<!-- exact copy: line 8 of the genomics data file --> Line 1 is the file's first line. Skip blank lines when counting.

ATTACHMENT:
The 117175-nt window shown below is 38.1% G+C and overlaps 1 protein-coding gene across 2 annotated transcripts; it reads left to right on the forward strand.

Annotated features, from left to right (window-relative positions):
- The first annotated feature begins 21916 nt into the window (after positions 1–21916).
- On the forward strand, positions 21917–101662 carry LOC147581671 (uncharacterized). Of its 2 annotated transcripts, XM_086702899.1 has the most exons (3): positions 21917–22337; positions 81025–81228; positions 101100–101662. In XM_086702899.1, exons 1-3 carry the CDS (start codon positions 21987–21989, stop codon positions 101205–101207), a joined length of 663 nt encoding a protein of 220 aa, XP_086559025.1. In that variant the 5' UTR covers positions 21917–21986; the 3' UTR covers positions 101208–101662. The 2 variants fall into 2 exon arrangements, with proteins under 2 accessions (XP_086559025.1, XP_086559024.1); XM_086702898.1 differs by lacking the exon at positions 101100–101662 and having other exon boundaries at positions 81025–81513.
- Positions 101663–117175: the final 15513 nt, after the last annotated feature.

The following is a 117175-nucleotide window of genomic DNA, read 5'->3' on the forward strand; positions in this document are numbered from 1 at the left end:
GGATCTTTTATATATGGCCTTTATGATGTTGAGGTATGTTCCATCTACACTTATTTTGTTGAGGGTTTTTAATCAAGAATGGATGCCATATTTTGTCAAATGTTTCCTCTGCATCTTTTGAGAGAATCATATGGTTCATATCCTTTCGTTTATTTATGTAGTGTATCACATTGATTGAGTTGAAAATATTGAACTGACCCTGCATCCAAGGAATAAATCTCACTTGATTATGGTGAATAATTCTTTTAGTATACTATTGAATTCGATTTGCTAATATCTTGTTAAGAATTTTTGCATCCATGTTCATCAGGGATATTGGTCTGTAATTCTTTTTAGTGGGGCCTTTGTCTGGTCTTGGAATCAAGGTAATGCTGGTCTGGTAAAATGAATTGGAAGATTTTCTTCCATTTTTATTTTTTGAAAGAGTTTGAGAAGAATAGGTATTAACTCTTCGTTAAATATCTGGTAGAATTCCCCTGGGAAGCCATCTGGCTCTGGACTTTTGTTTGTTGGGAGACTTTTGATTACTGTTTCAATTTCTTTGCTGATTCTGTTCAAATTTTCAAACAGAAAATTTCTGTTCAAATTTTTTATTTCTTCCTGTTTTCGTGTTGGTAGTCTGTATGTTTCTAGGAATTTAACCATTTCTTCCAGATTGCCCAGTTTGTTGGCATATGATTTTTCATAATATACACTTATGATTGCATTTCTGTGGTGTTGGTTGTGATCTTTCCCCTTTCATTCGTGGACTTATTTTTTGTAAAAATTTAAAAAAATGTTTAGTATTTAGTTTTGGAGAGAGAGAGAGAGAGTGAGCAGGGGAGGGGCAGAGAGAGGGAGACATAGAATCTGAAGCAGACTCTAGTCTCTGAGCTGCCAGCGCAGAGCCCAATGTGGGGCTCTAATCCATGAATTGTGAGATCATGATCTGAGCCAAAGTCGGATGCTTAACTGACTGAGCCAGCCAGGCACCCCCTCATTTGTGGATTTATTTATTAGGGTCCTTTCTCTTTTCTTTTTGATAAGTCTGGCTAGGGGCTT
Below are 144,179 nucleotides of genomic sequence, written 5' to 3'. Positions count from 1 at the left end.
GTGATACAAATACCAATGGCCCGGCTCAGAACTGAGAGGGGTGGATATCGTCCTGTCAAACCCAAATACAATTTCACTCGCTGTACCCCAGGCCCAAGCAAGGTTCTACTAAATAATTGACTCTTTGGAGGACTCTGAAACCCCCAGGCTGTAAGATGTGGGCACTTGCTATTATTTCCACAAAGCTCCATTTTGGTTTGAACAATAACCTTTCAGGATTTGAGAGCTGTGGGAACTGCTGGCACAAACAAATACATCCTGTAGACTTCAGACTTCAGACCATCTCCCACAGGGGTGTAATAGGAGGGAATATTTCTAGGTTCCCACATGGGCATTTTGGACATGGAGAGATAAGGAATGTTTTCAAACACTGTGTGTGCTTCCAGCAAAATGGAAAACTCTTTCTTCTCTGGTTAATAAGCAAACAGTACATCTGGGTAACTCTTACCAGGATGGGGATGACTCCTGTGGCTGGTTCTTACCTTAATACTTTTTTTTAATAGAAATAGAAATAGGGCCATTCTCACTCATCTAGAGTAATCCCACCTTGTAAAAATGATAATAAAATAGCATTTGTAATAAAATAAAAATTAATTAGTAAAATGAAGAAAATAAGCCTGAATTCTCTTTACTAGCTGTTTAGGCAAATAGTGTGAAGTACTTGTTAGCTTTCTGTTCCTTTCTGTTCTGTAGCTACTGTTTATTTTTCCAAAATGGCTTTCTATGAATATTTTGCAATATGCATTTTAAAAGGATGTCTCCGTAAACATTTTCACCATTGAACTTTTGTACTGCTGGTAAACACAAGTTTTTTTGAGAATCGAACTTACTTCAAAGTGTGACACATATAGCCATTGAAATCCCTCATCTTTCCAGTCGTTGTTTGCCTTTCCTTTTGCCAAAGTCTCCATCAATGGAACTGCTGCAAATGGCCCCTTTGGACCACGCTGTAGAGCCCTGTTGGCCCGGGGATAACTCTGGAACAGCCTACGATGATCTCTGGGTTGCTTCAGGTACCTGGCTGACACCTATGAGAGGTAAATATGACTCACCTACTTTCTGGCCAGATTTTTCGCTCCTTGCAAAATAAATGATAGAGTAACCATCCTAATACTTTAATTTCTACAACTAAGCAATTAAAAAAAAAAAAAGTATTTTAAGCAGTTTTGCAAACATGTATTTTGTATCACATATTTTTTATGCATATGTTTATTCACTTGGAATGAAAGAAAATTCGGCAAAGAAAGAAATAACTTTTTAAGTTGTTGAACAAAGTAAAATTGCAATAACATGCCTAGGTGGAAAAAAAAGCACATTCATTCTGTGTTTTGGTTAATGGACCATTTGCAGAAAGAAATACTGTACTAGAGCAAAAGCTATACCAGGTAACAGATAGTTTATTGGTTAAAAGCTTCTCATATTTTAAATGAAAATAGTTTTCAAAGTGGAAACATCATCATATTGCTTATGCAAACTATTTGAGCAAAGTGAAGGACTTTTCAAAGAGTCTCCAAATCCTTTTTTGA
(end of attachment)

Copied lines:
Below are 144,179 nucleotides of genomic sequence, written 5' to 3'. Positions count from 1 at the left end.